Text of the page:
Address: Addergoole, Co. Galway, Ireland
4. Causeway Coastal Way – hike through the land of giants
Hiking the entire Causeway Coastal Way is not one for the faint-hearted. At a phenomenal 52 km (32.3 mi) distance from start to finish, you’ll need a few days if you want to complete the walk in its entirety.
Not to worry if that’s a bit too much walking; there are plenty of shorter walks along the way, such as the Carrick-a-Rede Rope Bridge and the Giants’ Causeway, both of which are much more accessible.
A journey along the Causeway Coastal Way is definitely one of the most rewarding hikes in Ireland, as you’ll be treated to incredible views of the Irish coastline.
On a clear day, you might even be lucky enough to see all the way to Scotland, so it had to make our list of hikes in Ireland that are straight out of a fairy tale.
With all there is to see and do along the Causeway Coastal Route, it comes as no surprise that it is considered one of the top things to do in Northern Ireland for outdoor enthusiasts.
Address: Ferries, Ballycastle BT54 6BT
3. Glendalough and Spinc – hike through Wicklow heritage
Glendalough is one of the best things to see along the east coast and visiting is one of the best things to do in Wicklow, as it is one of the most beautiful places in Wicklow. After a challenging climb to the Spinc ridge, you will be able to enjoy the most amazing views over the Glendalough Valley below, making the challenging hike entirely worth it.
This nine-kilometre climb should take about three-and-a-half hours to complete, so make sure you bring a packed lunch!
If you’re looking for something a little less strenuous but still want to enjoy the fantastic scenery that the Wicklow Mountains have to offer, there are nine way-marked trails in the Glendalough Valley, so you’re sure to find something to suit your abilities.
Address: Derrybawn, Glendalough, Co. Wicklow, Ireland
2. The Mourne Wall Walk – for Northern Ireland’s highest peak
For the more seasoned hiker, trekking the nine-hour route along the Mourne Wall in County Down is well worth the trip.
C.S. Lewis, author of The Chronicles of Narnia, famously stated that the Mourne landscape overlooking Carlingford Lough was his idea of Narnia, so if that doesn’t sound like something straight out of a fairy tale, then we don’t know what does.
If you can’t quite spare nine hours to enjoy the entire Mourne Wall Walk, there are plenty of other hikes to enjoy in the Mourne Mountain range, including Slieve Donard, the highest mountain in Northern Ireland. Slieve Binnian, Slieve Bearnagh and Slieve Gullion are all wonderful hikes as well.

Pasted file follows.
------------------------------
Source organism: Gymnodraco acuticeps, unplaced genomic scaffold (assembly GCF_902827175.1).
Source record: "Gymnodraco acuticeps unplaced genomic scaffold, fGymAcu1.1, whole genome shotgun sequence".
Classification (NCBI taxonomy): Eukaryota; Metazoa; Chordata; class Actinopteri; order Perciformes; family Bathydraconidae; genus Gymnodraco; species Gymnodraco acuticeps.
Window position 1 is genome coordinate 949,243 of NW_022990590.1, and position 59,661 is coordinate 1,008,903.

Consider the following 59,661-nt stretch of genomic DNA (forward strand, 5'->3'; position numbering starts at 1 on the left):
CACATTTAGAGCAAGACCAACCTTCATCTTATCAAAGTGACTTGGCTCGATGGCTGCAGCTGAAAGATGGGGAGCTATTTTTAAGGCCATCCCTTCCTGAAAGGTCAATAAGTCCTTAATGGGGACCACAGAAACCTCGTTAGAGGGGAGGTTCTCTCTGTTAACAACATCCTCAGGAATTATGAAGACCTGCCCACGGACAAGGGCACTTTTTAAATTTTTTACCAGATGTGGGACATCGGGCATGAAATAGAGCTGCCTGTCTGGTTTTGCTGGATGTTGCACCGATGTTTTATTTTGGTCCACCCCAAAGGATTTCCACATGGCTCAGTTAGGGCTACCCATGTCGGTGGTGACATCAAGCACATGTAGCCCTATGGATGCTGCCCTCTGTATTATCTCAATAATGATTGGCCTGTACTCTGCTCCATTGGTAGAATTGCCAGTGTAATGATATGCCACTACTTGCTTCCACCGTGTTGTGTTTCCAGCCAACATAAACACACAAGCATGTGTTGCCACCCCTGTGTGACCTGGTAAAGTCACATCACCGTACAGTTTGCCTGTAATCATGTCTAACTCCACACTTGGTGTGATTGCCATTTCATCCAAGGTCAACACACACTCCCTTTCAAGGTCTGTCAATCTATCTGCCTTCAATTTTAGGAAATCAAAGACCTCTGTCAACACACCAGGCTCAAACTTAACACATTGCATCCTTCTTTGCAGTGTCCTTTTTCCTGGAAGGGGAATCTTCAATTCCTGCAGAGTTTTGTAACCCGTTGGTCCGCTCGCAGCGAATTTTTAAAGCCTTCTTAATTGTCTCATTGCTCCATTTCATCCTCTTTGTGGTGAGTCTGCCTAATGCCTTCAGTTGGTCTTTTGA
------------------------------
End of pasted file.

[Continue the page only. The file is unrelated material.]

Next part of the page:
Address: The Mourne Mountains, Newry, BT34 5XL
1. Carrauntoohil Mountain – the highest mountain in Ireland
Number one on our list of hikes in Ireland that are straight out of a fairy tale is the highest mountain in Ireland, Carrauntoohil in the MacGillycuddy Reeks in County Kerry, Ireland.
Standing at a whopping 3,408 ft (1,039 m) in height, this climb is not for the inexperienced hiker, but if you’re capable, it’s a totally worthy hike.
The most common route will take you up the Devil’s Ladder, from which you can enjoy incredible views of Lough Gouragh and Lough Callee below, as well as the other mountains in the range.
Address: Coomcallee, Co. Kerry, Ireland
Other notable mentions
Torc Mountain: Torc Mountain is a popular mountain for hill walkers as it has a stone or boarded path from its base at Torc Waterfall to its summit within Killarney National Park.
Slieve League: The stunning cliffs of Slieve League are a must-visit in County Donegal for the spectacular views. An easy to moderate hike, but be prepared for steep inclines at parts.
Comeragh Mountains: The best-known hike in the Comeragh Mountains is a 7.5km (4.6 mi) walk that looks around the Coumshingaun, a lake inside a corrie. Here, you’ll be treated to magnificent views.
FAQs about hiking in Ireland
What national parks in Ireland have hiking trails?
The Wicklow Mountains National Park, Killarney National Park, Connemara National Park and more have many beautiful hiking trails.
What’s the best time of year for hiking in Ireland?
In general, the ideal months to tackle the best hikes in Ireland are between May and September. These are the months with the longest sunlight hours.
What should I expect in terms of weather when hiking in Ireland?
Prepare for the worst, hope for the best! You never know in Ireland, just be sure to check the forecast before you’re planned hike.